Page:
Augustin-Norbert Morin (October 13, 1803 – July 27, 1865) was a Canadian lawyer and judge.
Born in Saint-Michel-de-Bellechasse, Lower Canada, into a large Roman Catholic farming family, Morin was identified by the parish priest at a young age as a boy of exceptional talent and intelligence. The parish priest therefore arranged for his education at the Séminaire de Québec, beginning in 1815. After leaving the seminary, Morin worked as newspaperman in order to earn money for the study of law as clerk in the office of Denis-Benjamin Viger. By 1828 he was practicing law independently, and by 1830 had become involved with colonial politics. Morin helped draft the Ninety-Two Resolutions. Although he took part in the Lower Canada Rebellion and was later arrested, it was not felt that a charge of high treason was justified.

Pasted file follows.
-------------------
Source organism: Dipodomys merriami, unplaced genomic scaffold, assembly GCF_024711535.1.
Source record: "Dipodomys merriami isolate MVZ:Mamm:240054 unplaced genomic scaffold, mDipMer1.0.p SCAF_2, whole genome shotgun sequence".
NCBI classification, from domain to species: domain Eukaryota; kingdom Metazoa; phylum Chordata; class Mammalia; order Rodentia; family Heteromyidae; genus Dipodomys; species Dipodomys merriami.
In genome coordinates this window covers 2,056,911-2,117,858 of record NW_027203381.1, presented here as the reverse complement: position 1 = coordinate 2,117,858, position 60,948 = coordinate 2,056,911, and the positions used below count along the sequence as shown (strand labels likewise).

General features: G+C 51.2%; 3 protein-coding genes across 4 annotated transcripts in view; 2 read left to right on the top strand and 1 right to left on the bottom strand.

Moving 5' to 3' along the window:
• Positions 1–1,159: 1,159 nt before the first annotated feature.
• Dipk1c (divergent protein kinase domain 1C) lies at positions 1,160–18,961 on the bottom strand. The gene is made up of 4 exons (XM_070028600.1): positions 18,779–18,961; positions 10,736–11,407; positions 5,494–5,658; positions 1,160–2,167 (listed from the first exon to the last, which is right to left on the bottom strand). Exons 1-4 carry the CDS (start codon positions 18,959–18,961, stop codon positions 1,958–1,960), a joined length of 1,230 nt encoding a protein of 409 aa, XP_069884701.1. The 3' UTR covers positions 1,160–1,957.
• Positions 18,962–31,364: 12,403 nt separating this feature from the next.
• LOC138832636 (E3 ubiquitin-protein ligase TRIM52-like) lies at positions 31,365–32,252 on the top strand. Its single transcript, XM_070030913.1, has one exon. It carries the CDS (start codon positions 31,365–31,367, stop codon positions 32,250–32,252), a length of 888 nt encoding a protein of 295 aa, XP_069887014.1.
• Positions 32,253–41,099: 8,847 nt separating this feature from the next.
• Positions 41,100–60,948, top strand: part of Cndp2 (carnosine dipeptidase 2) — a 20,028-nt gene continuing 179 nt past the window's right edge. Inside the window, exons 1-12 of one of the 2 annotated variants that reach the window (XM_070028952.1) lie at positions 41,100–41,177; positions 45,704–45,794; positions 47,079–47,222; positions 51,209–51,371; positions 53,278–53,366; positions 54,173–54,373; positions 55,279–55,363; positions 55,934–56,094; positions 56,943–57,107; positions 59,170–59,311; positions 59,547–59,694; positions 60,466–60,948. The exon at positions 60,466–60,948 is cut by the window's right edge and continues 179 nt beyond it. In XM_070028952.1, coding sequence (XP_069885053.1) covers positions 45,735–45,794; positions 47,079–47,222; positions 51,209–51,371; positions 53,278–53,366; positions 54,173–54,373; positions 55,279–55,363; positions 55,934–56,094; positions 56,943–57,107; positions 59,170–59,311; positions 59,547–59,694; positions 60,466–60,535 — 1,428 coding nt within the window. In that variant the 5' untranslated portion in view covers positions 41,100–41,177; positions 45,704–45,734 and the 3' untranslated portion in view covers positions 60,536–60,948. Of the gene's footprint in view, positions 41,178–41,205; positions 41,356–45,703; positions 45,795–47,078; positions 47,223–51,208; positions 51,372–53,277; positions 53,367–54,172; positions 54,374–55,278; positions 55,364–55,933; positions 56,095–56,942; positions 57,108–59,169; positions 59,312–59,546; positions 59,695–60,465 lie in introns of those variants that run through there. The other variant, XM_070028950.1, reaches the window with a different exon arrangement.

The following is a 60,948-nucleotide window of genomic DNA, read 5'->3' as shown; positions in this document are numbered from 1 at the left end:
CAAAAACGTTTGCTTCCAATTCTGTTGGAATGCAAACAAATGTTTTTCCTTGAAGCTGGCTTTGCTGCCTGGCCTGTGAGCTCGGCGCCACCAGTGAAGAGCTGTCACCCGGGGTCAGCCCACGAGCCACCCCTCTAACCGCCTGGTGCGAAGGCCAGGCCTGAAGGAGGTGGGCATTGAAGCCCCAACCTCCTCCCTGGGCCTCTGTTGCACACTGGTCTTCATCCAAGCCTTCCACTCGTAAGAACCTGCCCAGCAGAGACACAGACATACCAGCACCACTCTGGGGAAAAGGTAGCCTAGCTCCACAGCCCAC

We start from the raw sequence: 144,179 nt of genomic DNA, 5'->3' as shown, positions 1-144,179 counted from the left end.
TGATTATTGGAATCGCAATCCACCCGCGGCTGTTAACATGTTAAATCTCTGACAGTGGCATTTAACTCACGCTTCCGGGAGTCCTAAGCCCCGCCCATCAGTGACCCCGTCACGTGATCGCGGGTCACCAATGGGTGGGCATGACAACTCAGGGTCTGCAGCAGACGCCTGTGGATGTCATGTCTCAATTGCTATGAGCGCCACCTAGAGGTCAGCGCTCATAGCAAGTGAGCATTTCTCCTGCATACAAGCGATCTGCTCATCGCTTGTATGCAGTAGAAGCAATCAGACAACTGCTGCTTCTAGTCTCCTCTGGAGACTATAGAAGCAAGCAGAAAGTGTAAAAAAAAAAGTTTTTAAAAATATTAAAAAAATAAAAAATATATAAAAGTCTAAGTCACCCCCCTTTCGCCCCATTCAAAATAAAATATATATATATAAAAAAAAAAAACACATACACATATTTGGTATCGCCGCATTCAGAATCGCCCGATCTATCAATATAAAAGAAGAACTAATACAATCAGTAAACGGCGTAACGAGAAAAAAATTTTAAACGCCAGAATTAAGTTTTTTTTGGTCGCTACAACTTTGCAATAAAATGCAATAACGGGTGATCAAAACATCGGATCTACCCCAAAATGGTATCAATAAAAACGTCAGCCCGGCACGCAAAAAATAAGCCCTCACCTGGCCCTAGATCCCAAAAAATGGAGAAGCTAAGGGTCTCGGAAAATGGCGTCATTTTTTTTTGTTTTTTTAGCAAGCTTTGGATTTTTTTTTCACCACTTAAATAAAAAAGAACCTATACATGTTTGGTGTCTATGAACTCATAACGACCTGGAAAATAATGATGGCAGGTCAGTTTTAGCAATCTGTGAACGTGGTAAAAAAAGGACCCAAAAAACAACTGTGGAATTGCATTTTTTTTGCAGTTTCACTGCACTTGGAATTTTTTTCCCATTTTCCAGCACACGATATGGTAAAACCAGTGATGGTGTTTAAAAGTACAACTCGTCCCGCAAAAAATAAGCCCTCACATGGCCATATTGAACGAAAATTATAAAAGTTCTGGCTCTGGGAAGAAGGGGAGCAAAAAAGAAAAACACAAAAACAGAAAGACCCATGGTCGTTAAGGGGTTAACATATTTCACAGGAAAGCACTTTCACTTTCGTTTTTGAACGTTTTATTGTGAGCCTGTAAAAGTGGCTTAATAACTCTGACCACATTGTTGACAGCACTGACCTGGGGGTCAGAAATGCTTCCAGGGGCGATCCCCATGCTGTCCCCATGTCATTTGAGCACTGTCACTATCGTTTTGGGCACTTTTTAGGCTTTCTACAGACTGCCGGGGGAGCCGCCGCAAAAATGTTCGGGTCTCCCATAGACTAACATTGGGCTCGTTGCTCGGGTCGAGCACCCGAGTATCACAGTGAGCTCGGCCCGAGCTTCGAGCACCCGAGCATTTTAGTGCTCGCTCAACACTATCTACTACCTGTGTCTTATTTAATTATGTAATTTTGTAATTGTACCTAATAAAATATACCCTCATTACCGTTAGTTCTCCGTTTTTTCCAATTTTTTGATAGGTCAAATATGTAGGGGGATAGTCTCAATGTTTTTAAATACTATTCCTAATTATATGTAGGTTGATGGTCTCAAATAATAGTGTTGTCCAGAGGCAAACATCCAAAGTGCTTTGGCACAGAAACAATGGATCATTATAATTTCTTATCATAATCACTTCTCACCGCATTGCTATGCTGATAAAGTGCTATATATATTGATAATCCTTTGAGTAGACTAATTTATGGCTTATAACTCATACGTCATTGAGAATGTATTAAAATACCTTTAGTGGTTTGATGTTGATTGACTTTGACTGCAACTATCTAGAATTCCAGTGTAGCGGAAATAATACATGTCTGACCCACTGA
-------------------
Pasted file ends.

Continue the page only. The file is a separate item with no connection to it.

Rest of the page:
Morin served as Joint Premier of the Province of Canada from Canada East along with his counterparts from Canada West Francis Hincks (from October 28, 1851 to September 11, 1854), and with Allan Napier MacNab (from that date until January 27, 1855).
He resigned from government due to ill health. However, Morin was named a judge in the Quebec Superior Court and he also took part in the commission which drafted a new civil code for Canada East.
Morin-Heights, Quebec and Val-Morin, Quebec, which Morin help found, are named for him. He also helped found Sainte-Adèle, Quebec, which was named after his wife Adèle Raymond, the sister of Joseph-Sabin Raymond.
He died at Sainte-Adèle in 1865.